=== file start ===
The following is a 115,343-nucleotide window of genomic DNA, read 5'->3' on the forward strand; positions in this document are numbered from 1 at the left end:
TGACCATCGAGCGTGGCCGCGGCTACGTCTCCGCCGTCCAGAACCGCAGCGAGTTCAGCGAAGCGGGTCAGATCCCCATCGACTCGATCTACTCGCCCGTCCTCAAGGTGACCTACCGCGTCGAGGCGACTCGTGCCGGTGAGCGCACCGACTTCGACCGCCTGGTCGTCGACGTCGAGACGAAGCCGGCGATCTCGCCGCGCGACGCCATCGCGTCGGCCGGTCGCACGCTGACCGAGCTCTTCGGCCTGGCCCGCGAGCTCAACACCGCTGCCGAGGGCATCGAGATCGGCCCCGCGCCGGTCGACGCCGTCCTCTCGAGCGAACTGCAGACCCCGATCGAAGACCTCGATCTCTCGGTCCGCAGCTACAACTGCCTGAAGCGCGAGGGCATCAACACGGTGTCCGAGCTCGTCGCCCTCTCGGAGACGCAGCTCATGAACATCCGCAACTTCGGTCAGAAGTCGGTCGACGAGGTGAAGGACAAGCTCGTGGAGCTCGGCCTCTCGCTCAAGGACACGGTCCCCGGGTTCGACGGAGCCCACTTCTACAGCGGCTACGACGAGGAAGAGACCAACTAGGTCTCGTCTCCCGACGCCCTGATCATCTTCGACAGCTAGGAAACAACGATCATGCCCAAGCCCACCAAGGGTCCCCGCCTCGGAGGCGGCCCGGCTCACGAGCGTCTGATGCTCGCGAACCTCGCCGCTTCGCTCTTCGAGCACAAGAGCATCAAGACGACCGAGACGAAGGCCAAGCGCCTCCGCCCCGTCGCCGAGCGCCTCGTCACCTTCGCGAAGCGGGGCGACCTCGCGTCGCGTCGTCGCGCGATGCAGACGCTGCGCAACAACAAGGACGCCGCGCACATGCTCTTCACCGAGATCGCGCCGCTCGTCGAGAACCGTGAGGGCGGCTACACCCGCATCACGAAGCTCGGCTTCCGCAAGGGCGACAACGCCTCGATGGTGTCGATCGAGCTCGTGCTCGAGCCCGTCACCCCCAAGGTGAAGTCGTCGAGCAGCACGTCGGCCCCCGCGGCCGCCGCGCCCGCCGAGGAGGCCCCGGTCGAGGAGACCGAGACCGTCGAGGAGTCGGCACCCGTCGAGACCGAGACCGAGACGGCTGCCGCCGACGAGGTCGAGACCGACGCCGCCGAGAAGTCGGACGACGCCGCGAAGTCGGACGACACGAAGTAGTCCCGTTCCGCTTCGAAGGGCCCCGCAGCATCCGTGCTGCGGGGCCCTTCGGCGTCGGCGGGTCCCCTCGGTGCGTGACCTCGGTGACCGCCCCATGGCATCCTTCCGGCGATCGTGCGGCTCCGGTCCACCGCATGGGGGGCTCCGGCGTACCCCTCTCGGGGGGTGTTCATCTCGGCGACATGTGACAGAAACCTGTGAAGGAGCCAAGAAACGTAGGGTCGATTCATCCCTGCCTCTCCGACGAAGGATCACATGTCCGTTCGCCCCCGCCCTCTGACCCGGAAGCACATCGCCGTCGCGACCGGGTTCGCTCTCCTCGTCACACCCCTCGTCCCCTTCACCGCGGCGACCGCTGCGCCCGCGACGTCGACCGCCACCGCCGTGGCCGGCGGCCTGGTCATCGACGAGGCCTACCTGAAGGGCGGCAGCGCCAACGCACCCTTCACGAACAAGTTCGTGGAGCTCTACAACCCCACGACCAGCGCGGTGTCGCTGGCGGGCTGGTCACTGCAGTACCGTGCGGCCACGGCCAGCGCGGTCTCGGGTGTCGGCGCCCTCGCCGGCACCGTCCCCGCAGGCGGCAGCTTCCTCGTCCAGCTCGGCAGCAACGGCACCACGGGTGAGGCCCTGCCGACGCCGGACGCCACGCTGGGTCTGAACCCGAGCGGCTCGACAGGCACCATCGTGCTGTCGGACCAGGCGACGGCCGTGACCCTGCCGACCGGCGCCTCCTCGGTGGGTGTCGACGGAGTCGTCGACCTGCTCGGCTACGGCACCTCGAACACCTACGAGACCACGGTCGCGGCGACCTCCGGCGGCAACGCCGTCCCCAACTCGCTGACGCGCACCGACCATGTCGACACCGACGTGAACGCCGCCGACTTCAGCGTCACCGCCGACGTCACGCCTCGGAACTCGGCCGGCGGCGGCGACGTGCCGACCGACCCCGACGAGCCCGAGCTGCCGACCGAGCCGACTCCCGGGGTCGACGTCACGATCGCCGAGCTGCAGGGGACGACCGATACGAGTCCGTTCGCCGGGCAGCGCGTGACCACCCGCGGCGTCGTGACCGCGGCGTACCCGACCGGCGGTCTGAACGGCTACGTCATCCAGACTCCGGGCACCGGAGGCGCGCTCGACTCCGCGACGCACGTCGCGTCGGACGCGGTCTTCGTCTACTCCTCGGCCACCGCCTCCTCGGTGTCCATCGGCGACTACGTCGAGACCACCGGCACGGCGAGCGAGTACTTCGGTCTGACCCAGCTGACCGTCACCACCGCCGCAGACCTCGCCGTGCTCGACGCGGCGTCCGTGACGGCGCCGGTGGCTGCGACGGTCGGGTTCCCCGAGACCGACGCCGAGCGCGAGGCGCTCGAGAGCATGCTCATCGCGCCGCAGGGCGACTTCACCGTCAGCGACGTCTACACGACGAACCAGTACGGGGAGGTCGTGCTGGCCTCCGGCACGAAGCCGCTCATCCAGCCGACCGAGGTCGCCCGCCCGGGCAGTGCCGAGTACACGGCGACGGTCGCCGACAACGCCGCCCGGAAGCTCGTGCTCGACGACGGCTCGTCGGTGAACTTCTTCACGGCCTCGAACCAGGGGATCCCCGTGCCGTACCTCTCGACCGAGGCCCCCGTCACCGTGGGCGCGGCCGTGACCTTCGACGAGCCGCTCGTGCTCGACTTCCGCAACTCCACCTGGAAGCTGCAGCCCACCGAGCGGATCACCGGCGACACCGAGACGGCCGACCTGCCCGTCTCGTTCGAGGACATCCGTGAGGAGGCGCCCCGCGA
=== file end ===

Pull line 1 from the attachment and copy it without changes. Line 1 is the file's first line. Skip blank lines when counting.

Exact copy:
The following is a 115,343-nucleotide window of genomic DNA, read 5'->3' on the forward strand; positions in this document are numbered from 1 at the left end: